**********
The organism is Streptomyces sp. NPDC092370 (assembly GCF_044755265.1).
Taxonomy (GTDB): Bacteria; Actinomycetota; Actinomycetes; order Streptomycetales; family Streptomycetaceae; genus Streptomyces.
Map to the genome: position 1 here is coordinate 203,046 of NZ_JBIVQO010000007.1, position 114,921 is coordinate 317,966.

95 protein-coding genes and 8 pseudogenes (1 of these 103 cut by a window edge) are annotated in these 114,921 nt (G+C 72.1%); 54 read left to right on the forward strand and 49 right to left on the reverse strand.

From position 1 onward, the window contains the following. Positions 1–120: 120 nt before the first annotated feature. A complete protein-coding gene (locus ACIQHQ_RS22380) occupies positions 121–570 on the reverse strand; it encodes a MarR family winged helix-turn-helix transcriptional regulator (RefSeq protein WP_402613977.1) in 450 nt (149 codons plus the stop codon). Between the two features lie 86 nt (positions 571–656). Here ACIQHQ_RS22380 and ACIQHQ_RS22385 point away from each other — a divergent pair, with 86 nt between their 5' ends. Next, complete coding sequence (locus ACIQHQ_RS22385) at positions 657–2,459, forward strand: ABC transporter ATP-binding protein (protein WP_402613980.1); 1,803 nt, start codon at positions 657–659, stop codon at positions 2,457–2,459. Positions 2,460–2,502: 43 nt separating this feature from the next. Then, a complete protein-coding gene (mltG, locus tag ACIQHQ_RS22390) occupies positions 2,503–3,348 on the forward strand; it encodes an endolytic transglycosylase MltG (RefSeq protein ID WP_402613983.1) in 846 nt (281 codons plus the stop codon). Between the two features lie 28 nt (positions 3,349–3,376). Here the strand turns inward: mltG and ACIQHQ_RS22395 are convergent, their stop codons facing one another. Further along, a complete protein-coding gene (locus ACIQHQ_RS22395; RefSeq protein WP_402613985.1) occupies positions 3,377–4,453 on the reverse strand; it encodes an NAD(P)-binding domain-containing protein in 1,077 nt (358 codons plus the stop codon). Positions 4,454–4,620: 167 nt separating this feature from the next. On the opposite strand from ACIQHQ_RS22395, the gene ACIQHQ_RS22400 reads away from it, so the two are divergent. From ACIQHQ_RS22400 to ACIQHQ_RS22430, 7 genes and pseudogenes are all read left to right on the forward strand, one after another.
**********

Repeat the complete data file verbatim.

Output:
The organism is Streptomyces sp. NPDC092370 (assembly GCF_044755265.1).
Taxonomy (GTDB): Bacteria; Actinomycetota; Actinomycetes; order Streptomycetales; family Streptomycetaceae; genus Streptomyces.
Map to the genome: position 1 here is coordinate 203,046 of NZ_JBIVQO010000007.1, position 114,921 is coordinate 317,966.

95 protein-coding genes and 8 pseudogenes (1 of these 103 cut by a window edge) are annotated in these 114,921 nt (G+C 72.1%); 54 read left to right on the forward strand and 49 right to left on the reverse strand.

From position 1 onward, the window contains the following. Positions 1–120: 120 nt before the first annotated feature. A complete protein-coding gene (locus ACIQHQ_RS22380) occupies positions 121–570 on the reverse strand; it encodes a MarR family winged helix-turn-helix transcriptional regulator (RefSeq protein WP_402613977.1) in 450 nt (149 codons plus the stop codon). Between the two features lie 86 nt (positions 571–656). Here ACIQHQ_RS22380 and ACIQHQ_RS22385 point away from each other — a divergent pair, with 86 nt between their 5' ends. Next, complete coding sequence (locus ACIQHQ_RS22385) at positions 657–2,459, forward strand: ABC transporter ATP-binding protein (protein WP_402613980.1); 1,803 nt, start codon at positions 657–659, stop codon at positions 2,457–2,459. Positions 2,460–2,502: 43 nt separating this feature from the next. Then, a complete protein-coding gene (mltG, locus tag ACIQHQ_RS22390) occupies positions 2,503–3,348 on the forward strand; it encodes an endolytic transglycosylase MltG (RefSeq protein ID WP_402613983.1) in 846 nt (281 codons plus the stop codon). Between the two features lie 28 nt (positions 3,349–3,376). Here the strand turns inward: mltG and ACIQHQ_RS22395 are convergent, their stop codons facing one another. Further along, a complete protein-coding gene (locus ACIQHQ_RS22395; RefSeq protein WP_402613985.1) occupies positions 3,377–4,453 on the reverse strand; it encodes an NAD(P)-binding domain-containing protein in 1,077 nt (358 codons plus the stop codon). Positions 4,454–4,620: 167 nt separating this feature from the next. On the opposite strand from ACIQHQ_RS22395, the gene ACIQHQ_RS22400 reads away from it, so the two are divergent. From ACIQHQ_RS22400 to ACIQHQ_RS22430, 7 genes and pseudogenes are all read left to right on the forward strand, one after another.